She claims that one person came to Washington Phipps asking for help in drawing up the legal papers to create a partnership. Washington advised the man against pursuing this business.
The man ignored Washington’s advice, however, went into partnership, and the business failed. The man who came for Washington’s help had owned a mill, but now he had to pay not only his own share of the venture, but the partner’s as well, and was financially ruined.
Mrs. Chalfant also claimed that photography was an “early” hobby of Washington Phipps, and that he produced “tintypes, etc.” Photography first became a craze in the US in the 1840s, with the commercial introduction of the daguerreotype. Tintypes became a significant factor in the 1860 and 1870s.
She said that people also came to Washington Hamilton Phipps in order to borrow money from him, which he loaned with interest. She noted that she had heard that another of his brothers did the same. She wasn’t sure which brother, but thought it was John A. Phipps. This would be John Andrew Phipps (1836-1900), who died in Madison County, Missouri near Brunot, Wayne County.
Mrs. Chalfant said that one family in Freedom kept borrowing money from John, then paying it back, then borrowing money again, then paying it back, etc. She claimed that he grew so tired of it that he moved to Missouri as a result.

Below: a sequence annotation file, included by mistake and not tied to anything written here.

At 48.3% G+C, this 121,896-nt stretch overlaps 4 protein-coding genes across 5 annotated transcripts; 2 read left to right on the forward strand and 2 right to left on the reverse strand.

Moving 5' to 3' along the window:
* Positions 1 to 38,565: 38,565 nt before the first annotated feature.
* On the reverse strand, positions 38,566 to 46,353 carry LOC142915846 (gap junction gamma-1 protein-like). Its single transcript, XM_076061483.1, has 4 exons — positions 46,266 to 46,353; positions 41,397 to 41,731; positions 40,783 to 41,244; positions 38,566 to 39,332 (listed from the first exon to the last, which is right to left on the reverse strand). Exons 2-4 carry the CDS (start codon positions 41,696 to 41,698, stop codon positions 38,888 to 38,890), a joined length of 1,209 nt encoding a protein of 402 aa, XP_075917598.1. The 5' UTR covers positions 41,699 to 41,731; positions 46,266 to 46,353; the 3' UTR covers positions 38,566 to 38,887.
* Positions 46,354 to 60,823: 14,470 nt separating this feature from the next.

According to another family story told through Jesse Phipps, John A. Phipps’s grandson, however, John A. Phipps moved to Missouri because he got in a fight with someone in Indiana and killed him. He came to Missouri to escape the law, or so the story goes.
Washington Hamilton Phipps enjoyed sitting on the porch on the west side of his house, according to Mrs. Chalfant, with a straw hat on his head and a homemade cane between his knees. When younger relatives became too loud, he would thump the cane on the porch, while saying “Boys, boys!”
Mrs. Chalfant also noted that Washington had a beard “on both sides of his face,” although what she meant by that isn’t clear. He would hardly have had a beard on only one side of his face. She described his house, barn, and farm. She said that he had rheumatism and a crippled knee, that he was frugal, and that he lived by himself after his wife Louisa died.
He is then said to have frequently made baking powder biscuits, which he ate with hot sweetened water. Because his eyesight was weak, he sometimes didn’t realize that his biscuits were moldy unless his son Cary, while visiting, would tell him.
Lucille said that Washington died after becoming ill one August, when it was very hot. His obituary notes that he died 21 August 1920 at his home near Arney, Indiana. Arney is in Owen County.
He is said by Mrs. Chalfant to have been mentally alert right up to the time of death. In fact, shortly before he died, he asked for a box containing money and important papers. He called his offspring into the room and divided his property among them. The funeral was then held at his house.